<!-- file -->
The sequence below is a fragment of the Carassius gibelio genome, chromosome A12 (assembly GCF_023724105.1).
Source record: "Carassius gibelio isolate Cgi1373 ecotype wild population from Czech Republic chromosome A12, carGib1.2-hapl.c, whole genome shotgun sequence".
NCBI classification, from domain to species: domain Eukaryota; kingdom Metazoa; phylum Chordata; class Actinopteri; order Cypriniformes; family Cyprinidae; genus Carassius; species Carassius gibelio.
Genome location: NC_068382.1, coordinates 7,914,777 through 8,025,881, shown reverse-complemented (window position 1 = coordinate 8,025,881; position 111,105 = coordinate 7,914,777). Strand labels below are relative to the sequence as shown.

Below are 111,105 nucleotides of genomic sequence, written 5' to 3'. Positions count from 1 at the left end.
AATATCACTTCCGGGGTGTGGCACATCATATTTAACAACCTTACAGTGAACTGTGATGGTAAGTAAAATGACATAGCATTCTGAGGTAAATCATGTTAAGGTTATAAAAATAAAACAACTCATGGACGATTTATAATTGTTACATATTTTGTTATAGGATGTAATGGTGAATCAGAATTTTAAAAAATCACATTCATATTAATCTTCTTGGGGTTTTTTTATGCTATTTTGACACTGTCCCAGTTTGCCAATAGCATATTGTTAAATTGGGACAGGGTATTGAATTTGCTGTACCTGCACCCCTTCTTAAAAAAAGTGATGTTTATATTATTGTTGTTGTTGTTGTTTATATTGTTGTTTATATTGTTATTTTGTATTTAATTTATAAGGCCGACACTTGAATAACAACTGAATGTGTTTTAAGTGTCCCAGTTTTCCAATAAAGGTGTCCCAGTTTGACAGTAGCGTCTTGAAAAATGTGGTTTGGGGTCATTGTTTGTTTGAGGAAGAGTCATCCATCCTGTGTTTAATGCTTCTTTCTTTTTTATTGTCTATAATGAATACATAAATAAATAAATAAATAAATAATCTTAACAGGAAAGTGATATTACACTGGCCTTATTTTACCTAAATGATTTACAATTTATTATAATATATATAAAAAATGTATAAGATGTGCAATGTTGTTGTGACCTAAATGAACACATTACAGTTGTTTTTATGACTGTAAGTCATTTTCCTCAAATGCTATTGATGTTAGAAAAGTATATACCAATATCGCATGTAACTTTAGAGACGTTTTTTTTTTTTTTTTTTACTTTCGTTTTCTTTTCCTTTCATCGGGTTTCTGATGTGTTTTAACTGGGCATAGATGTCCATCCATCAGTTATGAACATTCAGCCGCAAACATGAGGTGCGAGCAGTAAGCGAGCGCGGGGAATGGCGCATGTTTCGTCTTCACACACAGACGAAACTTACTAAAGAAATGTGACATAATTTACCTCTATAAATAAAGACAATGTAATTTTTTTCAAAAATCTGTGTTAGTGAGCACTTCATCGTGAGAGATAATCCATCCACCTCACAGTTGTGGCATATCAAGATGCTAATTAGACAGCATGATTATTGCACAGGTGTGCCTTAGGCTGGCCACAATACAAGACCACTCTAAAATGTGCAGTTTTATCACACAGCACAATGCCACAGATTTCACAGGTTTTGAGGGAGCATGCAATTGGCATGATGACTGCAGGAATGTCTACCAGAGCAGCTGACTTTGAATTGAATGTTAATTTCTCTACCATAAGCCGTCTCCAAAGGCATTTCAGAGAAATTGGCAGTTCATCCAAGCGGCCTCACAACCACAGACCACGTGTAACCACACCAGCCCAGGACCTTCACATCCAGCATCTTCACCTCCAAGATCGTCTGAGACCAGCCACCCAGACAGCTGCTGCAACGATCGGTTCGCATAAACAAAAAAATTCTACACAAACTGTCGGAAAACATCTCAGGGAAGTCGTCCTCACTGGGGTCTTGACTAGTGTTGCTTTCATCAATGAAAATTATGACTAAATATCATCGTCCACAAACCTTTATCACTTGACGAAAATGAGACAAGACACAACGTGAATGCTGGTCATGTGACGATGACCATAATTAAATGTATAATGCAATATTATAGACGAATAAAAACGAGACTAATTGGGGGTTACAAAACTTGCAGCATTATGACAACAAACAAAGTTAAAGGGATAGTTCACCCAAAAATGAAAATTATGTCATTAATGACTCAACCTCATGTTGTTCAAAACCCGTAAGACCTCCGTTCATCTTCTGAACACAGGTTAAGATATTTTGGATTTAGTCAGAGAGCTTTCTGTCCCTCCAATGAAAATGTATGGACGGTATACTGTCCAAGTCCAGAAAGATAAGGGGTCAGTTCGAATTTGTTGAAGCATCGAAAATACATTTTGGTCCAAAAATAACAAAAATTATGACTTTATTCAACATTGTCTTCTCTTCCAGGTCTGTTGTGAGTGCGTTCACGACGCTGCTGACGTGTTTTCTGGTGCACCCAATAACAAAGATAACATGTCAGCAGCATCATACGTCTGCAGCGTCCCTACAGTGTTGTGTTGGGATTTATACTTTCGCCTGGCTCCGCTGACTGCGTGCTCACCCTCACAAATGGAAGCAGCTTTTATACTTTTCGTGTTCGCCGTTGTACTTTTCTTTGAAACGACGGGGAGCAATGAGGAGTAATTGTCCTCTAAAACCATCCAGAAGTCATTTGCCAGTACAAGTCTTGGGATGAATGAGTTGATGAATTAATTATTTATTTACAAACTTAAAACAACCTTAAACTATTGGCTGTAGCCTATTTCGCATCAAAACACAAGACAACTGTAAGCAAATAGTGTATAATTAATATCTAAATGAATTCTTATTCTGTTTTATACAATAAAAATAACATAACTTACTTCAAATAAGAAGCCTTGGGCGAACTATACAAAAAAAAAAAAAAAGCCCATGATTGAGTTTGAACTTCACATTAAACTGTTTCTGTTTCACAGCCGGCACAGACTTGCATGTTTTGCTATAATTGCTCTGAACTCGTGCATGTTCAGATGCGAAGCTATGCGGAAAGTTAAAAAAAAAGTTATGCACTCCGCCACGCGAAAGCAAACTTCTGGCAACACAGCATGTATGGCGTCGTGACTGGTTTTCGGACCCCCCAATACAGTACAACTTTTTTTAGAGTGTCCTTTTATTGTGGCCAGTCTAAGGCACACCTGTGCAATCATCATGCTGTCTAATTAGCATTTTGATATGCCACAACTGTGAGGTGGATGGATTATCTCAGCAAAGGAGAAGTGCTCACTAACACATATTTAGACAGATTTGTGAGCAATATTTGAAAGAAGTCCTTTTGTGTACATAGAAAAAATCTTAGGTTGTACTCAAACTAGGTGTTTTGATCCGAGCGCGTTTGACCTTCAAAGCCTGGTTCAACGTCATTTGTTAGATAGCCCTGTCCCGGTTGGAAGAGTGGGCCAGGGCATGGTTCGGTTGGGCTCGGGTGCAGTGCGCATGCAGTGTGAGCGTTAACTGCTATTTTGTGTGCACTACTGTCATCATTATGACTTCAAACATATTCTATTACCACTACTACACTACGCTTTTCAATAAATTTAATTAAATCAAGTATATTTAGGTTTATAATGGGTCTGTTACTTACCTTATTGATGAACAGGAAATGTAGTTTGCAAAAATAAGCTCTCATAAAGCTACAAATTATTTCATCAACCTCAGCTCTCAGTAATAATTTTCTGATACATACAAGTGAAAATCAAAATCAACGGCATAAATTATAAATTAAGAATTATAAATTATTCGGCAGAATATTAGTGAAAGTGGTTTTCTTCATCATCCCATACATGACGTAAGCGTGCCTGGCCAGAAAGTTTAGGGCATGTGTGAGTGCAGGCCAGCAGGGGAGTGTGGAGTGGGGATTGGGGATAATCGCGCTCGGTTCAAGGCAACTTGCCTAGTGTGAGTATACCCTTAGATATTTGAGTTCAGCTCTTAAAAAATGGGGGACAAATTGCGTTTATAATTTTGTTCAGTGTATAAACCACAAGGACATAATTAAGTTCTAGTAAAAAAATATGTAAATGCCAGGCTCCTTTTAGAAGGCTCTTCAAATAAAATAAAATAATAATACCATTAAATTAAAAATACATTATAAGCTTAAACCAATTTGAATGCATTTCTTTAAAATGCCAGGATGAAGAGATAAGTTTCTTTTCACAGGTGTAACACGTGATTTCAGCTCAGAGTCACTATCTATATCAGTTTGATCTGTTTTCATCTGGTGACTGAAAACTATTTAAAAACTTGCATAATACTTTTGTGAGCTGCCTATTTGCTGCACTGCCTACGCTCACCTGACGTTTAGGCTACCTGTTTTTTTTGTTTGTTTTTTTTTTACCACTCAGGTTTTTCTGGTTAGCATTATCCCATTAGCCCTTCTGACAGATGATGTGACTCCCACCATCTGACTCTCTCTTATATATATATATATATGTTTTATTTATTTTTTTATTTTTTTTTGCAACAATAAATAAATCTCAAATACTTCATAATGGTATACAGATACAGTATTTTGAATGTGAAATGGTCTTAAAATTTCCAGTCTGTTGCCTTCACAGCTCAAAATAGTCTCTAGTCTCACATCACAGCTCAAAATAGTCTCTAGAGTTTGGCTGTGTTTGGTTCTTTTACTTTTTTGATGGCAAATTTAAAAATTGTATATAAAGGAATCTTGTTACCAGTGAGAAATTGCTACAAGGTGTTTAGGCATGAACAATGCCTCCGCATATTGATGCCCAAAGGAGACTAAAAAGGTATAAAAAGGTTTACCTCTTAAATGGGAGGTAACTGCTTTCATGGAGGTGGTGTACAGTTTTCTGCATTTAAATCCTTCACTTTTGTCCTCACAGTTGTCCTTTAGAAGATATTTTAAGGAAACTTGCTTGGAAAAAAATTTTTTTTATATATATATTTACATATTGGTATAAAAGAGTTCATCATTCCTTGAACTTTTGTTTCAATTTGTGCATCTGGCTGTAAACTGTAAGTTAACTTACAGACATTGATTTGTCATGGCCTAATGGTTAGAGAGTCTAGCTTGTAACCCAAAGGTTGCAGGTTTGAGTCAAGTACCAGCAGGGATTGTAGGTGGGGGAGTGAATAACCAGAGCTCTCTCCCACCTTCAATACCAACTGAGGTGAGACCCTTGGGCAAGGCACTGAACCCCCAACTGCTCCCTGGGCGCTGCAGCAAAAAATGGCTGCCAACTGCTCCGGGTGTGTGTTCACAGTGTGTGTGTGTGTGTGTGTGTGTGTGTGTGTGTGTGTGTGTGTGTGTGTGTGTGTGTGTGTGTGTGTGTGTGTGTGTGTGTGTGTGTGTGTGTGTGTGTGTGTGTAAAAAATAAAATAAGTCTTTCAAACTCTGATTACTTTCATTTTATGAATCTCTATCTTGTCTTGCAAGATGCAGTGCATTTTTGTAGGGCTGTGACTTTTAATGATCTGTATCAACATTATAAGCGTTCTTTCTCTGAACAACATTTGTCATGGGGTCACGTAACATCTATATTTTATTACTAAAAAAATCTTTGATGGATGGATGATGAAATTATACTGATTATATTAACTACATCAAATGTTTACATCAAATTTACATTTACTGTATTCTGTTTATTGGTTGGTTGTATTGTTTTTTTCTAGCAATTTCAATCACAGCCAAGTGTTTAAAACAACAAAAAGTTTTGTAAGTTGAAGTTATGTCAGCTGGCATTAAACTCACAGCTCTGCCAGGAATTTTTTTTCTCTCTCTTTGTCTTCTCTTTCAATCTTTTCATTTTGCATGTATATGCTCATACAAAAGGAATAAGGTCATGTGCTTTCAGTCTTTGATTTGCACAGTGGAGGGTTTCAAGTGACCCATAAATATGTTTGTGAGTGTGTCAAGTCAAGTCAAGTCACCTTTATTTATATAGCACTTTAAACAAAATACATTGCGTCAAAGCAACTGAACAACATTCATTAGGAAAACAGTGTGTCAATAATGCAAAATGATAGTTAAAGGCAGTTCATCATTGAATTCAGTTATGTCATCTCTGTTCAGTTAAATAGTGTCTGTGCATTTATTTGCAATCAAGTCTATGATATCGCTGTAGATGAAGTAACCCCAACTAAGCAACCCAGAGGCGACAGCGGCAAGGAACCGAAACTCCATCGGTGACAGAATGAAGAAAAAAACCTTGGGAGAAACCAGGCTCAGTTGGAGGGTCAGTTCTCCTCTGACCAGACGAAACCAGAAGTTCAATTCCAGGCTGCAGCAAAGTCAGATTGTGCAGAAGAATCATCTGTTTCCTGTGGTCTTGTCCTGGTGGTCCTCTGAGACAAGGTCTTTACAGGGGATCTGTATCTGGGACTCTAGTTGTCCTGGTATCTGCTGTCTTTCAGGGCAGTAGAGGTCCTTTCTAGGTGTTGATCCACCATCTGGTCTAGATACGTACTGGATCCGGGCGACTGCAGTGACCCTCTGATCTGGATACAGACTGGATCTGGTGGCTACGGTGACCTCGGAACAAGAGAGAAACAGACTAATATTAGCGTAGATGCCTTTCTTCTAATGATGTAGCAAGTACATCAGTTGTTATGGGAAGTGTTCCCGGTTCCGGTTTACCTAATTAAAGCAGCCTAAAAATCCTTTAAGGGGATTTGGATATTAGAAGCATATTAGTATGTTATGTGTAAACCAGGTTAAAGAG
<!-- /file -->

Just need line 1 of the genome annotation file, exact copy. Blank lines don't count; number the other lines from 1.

The sequence below is a fragment of the Carassius gibelio genome, chromosome A12 (assembly GCF_023724105.1).